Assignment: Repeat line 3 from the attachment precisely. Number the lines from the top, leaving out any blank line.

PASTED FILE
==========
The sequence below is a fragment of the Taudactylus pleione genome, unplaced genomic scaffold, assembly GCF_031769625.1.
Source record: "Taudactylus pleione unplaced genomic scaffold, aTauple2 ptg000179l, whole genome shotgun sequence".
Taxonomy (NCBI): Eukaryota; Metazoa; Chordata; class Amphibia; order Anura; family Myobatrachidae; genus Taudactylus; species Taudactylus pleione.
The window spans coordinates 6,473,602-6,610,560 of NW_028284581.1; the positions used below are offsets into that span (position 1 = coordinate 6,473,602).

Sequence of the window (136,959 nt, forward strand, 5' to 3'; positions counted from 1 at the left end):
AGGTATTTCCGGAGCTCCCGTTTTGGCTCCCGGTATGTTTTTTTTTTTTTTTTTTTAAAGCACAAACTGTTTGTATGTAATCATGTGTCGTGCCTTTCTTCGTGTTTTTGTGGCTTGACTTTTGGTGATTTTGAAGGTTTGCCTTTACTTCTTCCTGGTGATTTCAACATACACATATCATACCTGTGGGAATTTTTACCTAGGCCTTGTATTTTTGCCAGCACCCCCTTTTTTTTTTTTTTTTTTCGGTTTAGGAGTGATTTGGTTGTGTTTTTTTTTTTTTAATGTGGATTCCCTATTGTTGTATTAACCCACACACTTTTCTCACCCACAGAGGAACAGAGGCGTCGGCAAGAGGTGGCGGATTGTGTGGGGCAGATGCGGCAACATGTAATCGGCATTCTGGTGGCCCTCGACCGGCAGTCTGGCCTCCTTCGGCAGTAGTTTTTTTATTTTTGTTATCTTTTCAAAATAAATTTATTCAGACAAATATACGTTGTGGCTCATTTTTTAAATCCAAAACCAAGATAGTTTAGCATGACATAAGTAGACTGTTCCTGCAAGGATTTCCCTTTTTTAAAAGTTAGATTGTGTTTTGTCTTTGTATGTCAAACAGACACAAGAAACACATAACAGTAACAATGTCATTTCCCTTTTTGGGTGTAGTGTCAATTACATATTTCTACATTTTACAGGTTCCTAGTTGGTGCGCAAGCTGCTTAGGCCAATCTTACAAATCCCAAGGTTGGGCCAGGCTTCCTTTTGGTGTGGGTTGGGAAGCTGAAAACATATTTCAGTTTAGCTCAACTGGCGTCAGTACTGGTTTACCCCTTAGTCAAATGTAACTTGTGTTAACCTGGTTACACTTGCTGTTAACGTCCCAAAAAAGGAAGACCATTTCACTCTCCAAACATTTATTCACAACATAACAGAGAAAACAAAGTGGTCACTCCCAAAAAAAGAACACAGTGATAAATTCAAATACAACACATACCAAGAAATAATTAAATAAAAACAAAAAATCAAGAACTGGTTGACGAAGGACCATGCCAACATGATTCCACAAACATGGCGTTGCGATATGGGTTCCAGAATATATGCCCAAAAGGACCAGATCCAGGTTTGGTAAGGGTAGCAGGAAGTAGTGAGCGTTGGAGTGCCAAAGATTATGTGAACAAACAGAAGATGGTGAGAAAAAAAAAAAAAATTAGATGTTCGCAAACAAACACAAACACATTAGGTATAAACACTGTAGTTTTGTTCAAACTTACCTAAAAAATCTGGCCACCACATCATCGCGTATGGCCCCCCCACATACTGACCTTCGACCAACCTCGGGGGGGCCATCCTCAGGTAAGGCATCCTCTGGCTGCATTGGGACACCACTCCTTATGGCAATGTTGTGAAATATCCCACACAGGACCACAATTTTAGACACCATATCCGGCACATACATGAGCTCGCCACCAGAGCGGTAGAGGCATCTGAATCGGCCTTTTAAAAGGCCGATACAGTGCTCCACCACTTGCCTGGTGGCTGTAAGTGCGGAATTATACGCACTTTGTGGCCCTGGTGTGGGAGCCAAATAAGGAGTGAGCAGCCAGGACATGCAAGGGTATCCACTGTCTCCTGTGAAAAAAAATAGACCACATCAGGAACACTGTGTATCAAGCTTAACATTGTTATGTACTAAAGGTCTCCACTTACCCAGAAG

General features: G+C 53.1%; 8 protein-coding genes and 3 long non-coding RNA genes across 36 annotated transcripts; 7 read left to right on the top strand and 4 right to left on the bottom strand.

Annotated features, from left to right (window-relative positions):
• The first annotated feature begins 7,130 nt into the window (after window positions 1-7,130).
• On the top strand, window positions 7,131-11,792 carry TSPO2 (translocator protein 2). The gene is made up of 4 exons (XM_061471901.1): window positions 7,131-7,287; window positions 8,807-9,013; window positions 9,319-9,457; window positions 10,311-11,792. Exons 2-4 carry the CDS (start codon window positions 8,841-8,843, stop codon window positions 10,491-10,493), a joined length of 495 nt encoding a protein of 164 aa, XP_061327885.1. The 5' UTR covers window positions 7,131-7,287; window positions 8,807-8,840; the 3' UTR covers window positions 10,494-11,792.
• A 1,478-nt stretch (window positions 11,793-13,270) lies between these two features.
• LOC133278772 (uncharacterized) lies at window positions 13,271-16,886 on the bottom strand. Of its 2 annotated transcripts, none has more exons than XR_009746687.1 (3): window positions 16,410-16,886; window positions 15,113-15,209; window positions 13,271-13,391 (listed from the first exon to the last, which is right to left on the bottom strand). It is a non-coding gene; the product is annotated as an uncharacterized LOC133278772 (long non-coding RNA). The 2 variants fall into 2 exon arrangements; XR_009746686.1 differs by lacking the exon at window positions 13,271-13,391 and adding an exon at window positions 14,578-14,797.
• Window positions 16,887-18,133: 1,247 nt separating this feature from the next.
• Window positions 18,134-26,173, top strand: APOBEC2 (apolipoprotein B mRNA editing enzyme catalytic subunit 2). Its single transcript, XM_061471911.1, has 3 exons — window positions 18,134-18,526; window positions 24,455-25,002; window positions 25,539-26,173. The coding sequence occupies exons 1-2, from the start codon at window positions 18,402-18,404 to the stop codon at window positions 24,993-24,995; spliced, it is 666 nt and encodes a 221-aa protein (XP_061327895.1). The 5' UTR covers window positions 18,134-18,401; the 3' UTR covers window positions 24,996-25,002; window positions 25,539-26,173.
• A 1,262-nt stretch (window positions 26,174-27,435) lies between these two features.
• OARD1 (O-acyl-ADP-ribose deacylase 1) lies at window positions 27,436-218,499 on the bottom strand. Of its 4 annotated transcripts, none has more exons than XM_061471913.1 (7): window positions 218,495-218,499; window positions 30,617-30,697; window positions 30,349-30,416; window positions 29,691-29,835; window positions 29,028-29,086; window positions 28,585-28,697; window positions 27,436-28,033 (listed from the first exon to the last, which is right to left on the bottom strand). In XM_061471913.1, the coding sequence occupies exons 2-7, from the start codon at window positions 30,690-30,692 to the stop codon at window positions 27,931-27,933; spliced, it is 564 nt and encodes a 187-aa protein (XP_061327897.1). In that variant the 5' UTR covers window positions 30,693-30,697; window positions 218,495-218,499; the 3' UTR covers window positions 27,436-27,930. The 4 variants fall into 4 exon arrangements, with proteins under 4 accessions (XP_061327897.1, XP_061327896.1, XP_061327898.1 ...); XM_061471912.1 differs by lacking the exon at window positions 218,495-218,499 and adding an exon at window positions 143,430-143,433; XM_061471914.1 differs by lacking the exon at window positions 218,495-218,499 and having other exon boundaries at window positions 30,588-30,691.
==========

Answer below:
Taxonomy (NCBI): Eukaryota; Metazoa; Chordata; class Amphibia; order Anura; family Myobatrachidae; genus Taudactylus; species Taudactylus pleione.